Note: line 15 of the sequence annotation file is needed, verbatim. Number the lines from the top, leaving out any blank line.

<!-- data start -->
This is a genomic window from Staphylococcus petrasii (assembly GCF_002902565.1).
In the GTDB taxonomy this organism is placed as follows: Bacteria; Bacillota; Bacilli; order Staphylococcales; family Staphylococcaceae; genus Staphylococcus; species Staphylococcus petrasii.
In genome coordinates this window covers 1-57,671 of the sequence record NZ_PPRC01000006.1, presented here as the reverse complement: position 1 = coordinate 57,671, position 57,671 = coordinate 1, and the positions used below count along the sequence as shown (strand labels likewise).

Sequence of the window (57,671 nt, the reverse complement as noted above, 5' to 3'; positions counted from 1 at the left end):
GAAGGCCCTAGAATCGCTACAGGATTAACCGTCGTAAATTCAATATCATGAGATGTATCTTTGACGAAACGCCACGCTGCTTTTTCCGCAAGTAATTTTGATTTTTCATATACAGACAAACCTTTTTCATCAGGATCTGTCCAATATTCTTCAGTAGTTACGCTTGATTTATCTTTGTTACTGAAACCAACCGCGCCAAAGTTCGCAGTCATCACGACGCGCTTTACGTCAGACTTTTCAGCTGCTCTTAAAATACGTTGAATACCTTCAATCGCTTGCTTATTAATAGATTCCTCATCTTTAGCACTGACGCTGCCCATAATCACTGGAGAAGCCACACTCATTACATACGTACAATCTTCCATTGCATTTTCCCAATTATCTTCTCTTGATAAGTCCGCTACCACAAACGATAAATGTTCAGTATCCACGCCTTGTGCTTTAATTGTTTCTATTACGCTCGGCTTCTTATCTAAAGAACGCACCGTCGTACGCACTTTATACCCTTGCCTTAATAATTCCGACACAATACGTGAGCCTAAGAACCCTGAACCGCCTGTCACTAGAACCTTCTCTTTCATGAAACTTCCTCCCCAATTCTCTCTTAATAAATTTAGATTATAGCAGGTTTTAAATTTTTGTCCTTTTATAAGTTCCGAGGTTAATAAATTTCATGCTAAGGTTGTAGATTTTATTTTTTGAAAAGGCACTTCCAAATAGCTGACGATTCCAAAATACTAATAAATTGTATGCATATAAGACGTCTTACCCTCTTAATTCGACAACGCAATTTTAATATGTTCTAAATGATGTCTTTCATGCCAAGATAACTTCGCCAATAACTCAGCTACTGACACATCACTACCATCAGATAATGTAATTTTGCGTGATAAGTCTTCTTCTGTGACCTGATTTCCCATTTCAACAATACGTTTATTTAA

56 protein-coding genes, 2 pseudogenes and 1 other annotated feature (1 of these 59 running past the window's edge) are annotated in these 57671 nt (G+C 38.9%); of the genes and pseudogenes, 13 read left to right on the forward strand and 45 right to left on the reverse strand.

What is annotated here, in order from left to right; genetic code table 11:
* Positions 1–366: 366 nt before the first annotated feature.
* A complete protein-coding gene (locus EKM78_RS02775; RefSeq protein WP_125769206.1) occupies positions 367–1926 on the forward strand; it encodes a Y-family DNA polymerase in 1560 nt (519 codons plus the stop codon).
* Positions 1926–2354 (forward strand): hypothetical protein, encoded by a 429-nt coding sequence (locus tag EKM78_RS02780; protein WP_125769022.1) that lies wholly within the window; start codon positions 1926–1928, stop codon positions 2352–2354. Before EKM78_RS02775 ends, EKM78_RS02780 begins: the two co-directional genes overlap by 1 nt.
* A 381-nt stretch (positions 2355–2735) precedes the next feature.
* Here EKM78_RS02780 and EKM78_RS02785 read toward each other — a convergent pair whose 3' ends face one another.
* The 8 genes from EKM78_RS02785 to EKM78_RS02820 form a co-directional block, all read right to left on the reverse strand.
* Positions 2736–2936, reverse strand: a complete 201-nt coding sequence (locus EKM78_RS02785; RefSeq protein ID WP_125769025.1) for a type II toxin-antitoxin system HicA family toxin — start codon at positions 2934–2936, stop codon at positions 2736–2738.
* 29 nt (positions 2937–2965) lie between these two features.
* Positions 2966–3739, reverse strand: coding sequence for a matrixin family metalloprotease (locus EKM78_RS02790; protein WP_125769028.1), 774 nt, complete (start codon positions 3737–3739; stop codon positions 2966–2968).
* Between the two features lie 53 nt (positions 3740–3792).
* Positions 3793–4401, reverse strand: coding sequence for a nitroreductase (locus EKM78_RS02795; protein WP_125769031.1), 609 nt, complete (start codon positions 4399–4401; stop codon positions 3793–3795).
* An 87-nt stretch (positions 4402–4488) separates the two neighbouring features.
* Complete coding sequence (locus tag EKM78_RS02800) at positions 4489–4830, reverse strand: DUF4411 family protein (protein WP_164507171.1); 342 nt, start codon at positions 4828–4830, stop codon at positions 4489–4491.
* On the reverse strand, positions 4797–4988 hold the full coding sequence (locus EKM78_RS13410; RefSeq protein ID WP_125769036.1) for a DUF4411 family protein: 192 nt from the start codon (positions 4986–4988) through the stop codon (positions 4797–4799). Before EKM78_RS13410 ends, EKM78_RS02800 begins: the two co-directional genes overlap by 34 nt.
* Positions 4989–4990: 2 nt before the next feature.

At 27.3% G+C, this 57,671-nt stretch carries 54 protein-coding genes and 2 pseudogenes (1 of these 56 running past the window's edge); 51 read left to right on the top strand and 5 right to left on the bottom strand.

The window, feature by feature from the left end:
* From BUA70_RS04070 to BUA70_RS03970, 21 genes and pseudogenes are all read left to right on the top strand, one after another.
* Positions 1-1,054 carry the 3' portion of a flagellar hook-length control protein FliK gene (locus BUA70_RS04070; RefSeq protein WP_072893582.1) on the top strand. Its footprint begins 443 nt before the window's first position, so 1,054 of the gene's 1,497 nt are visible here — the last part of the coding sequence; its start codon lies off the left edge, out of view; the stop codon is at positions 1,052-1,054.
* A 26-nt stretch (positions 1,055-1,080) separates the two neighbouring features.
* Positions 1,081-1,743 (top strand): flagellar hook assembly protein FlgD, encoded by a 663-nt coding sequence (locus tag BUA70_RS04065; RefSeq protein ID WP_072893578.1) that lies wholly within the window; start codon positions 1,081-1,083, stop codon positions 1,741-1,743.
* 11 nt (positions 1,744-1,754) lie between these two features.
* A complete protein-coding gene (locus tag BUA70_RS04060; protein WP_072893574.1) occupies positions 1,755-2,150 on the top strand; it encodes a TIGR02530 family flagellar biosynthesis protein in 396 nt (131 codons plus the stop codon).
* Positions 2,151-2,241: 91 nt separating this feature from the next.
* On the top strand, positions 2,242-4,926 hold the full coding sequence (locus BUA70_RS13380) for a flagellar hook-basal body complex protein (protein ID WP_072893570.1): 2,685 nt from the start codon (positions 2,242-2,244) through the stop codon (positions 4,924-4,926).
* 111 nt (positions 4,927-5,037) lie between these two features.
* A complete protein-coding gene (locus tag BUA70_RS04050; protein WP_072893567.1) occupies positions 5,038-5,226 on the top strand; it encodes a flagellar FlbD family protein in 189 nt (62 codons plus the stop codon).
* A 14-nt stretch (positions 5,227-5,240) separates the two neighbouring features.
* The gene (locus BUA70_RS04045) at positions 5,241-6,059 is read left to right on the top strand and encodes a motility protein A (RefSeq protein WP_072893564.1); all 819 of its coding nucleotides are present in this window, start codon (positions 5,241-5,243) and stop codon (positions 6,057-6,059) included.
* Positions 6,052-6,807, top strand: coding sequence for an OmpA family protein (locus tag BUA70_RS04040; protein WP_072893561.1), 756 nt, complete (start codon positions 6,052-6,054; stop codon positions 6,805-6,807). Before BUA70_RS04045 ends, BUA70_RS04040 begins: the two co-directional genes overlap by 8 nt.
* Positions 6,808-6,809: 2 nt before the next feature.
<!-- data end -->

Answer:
* 29 nt (positions 2937–2965) lie between these two features.